It's election day in the United States and many people will go out and cast their ballot to vote for candidates, clauses and laws.
Did you know that animals regularly make group decisions that directly affect their everyday lives? But without the convenience of machines or ballots like us humans, how do they vote?
Take a look at the Tonkean macaques (Macaca tonkeana), a group of fruit-loving monkeys that live in the forests of Sulawesi, Indonesia.
The forests these monkeys dwell in are full of fruit trees, which grow randomly in the forest. When in search for which direction to go in for their beloved fruit, they make a choice by majority vote.
When a particular Tonkean macaque wishes to move the group, he or she walks a few steps in the desired direction, pauses, and then turns his or her head back towards the rest of the group. This tells the group they should move to a new food patch. The remaining monkeys then decide whether to support the direction that was suggested, or whether to offer an alternative. If an alternate direction is proposed, each group member votes by joining with his or her chosen candidate. Just like the leader did, they walk a few steps, pause, and then turn their heads back to inspect the rest of the group.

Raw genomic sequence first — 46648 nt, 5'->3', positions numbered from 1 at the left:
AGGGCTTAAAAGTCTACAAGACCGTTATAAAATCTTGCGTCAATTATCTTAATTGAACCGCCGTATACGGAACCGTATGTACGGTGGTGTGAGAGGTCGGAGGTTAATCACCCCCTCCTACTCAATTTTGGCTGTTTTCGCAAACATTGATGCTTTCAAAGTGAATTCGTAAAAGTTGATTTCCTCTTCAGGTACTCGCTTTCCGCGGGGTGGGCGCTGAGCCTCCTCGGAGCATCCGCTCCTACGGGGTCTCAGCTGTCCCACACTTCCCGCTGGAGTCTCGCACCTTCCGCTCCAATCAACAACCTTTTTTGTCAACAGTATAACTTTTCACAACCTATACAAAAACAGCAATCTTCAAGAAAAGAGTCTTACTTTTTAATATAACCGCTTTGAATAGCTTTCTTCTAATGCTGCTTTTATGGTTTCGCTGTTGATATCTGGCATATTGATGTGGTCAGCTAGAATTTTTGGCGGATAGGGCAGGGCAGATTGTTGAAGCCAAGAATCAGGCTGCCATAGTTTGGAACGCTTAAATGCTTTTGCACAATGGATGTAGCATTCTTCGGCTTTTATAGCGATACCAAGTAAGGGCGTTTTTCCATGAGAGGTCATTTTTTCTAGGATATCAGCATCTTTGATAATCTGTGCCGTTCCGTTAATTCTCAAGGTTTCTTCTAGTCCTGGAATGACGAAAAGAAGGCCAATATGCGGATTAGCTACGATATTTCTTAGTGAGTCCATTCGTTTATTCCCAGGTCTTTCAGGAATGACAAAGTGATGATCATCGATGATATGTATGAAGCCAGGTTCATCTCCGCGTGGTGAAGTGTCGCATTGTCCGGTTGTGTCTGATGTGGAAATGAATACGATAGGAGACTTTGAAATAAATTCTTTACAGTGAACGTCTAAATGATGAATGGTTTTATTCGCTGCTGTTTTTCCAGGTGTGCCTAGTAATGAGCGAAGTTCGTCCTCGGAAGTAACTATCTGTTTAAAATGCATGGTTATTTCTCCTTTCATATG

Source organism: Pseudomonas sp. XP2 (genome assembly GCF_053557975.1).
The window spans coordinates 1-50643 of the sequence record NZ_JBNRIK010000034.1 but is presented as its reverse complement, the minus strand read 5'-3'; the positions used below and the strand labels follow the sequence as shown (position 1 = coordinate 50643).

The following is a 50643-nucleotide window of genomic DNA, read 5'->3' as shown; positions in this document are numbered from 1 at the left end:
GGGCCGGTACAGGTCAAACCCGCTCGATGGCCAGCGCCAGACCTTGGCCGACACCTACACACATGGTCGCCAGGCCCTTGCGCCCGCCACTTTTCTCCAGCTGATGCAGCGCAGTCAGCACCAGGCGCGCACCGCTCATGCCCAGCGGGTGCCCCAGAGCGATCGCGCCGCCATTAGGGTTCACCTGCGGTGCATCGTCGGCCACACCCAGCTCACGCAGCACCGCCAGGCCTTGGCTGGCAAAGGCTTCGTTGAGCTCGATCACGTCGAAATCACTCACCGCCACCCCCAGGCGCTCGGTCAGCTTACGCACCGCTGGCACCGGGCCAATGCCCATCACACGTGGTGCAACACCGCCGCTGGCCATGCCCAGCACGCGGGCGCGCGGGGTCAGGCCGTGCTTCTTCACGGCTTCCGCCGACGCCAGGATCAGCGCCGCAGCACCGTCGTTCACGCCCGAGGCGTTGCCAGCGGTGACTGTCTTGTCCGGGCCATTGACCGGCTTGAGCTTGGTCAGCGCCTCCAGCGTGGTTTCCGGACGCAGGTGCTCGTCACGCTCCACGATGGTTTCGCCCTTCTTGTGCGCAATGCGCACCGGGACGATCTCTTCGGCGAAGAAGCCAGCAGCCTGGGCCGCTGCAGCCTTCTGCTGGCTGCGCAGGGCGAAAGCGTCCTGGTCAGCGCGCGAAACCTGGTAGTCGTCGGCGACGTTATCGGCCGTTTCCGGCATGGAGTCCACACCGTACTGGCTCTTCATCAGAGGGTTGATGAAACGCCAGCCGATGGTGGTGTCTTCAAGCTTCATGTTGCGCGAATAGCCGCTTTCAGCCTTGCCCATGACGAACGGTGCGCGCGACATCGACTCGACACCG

Once the majority of the group has voted, the remaining undecided voters simply side with the majority, walking along but not turning back to monitor the others. Those who opted for the losing recommendation simply turn to catch up to the group.
Like other primates, these monkeys maintain a strict social hierarchy, but all group members vote when it comes to these sorts of decisions. And what feels most democratic is that any individual may act as initiator, regardless of age, sex, or hierarchical status.